Life seems like it’s pretty crazy for you guys right now with touring and planning the new album. What do you guys do to just chill out and take a load off?
Most of the time we don’t, it’s kinda crazy. These tours just keep going and going, I mean, we’ve only had one day off on this tour and we’re almost halfway through it. It’s kinda like a full time job; it never really stops. We’re always either driving to gigs or playing gigs. Something people just don’t always realise is just how constant everything is. We never really get to chill. Like tonight, we’re in Seattle, Seattle’s one of my favourite places and we have a short drive tonight, so we’ll go out and hang out with our friends and that’ll be kinda cool to just kick back a little bit. It’s few and far and between, but it’s okay though. I think in this industry it’s so competitive you have to keep moving and working and playing shows as much as you can to keep reaching new goals and stuff like that.

How do you rate playing in-door shows with big summer festivals like the Warped Tour?
I think they’re both cool in their own ways; you have to work differently for each show. For a big festival, you know the Warped Tour was good for us as a band to learn how to control big crowds, and you can’t hide behind any lights or anything like that, it’s very much ‘everything’s in your face’, and that was kind of where we were able to bring a lot of energy to our shows. When we get back to club shows, it’s almost easier as we can control things more, but yeah I think doing the Warped Tour is almost like a good way to learn how to play live shows. I think it really helped us as a band. It’s a fucking fun tour. I love that tour.

What has been the craziest thing to happen to you guys on tour so far?
Ooh man, we thought we were all going to die not too long ago on the Warped Tour. Our bus caught on fire on the outside and we had some people run in yelling, “Your bus is on fire!” There was smoke coming through the vents and it was like a movie. I had to wake everyone up and for about give minutes, we thought everyone was gonna die, but we put it out with a fire extinguisher and it was all okay, but that was pretty scary.

The first song I heard from you guys was actually your cover of Michael Jackson’s “Beat It”. What made you guys want to cover that?
We’re big fans, I’m a huge fan, Michael Jackson is definitely a huge inspiration for me and to a lot of other musicians as well. I grew up on him as my dad was always playing him on the radio and on CDs and tapes, so it was always around the house when I was younger. He’s been a big part of our song writing and stuff like that. He’s a very inspiring person, so we wanted to do “Beat It” ‘cos it was kind of a rock song of his.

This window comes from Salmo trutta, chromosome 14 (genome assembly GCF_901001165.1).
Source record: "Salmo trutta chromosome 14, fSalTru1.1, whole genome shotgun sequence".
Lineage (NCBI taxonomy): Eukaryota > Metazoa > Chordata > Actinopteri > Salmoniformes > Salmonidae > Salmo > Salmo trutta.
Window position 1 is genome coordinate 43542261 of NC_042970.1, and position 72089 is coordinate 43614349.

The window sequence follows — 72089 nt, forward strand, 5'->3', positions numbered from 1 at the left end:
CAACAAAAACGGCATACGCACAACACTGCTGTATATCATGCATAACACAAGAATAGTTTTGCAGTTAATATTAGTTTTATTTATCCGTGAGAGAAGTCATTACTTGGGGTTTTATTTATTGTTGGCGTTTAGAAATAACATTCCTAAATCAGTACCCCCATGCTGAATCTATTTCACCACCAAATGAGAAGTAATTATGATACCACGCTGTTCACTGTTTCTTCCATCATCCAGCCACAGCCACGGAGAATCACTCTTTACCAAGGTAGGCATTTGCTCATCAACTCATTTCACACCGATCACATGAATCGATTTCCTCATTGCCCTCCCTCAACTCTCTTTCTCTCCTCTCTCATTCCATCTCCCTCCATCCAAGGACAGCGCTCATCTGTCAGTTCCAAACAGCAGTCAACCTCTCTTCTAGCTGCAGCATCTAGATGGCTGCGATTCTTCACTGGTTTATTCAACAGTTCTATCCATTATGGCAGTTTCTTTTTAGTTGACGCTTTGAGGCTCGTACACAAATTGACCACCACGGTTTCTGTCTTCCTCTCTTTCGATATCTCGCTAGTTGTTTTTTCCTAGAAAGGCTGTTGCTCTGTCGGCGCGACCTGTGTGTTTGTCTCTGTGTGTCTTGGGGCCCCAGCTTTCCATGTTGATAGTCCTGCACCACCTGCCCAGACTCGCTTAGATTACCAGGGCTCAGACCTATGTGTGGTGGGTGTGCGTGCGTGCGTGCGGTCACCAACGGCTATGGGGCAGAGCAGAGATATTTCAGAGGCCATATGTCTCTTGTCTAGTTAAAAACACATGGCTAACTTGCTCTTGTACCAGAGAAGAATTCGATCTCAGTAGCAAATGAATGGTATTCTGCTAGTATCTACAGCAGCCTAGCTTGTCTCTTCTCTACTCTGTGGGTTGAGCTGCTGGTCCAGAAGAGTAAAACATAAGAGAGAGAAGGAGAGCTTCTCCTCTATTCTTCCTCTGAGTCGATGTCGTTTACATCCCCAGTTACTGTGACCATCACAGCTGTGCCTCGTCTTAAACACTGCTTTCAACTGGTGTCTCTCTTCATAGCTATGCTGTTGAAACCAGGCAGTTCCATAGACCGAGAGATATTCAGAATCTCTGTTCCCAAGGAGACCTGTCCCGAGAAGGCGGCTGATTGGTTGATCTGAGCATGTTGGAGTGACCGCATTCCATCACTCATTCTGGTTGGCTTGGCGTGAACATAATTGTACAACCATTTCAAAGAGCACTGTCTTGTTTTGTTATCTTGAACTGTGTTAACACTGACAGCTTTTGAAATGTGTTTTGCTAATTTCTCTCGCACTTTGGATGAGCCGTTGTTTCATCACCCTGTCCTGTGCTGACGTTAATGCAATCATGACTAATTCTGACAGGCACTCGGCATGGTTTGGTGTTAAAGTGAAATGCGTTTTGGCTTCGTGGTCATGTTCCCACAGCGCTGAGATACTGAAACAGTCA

You and your brother Mike had a side project going called Isles and Glaciers that was a kind of supergroup in the alternative scene. Do you have any plans to record some more stuff together?
You know, we literally get asked that question – I’m not kidding you – every single day.

Oh, my apologies…
No, no, it’s fine, it’s cool because it means kids like it and that’s good for us, but honestly I never really have a good answer for it. It’s kinda tough because everyone’s got so much going on. It was assembled out of so many different bands that it’s a little hectic trying to get everyone in one place at one time, though with that said, hopefully we’ll be able to do it again one day. I would love to and I’ve talked to some of the guys about it and some of them are into the idea, but you never know. It’s all about timing and if we can make it happen, we’ll do it.

What are your thoughts on the whole Jonny Craig scandal at the moment? I found out that he was apparently scamming his fans for money…
Yeah, yeah, Mike [Fuentes, Vic’s brother] and I kind of consider him to be like our third brother, as we’ve all known each other so long. He’s always been really close to us and he’s close to my family, close with my mum and dad and I definitely take him there to see them. There’s a lot of love between us, but through all that he’s also just kind of a wild person and pretty carefree. He’s also having some problems with drugs and stuff like that, and you know I really hope for the best ‘cos that stuff can destroy lives. We’re hoping for good things for him ‘cos he’s such a talented person. He’s the most talented person I’ve ever met, and it’d be a shame for it to go to waste. So I’ll always love that guy and hope the best for him.

Where do you think you’d be right now if you weren’t in a band?
Honestly, I can’t even tell you. I’ve always been really into art and design and actually before we started touring full time, I was going to college for graphic design, so I’ve always been really into that and I still kind of keep it up, so I guess that would be the other thing I’d be doing. Something still artistic hopefully.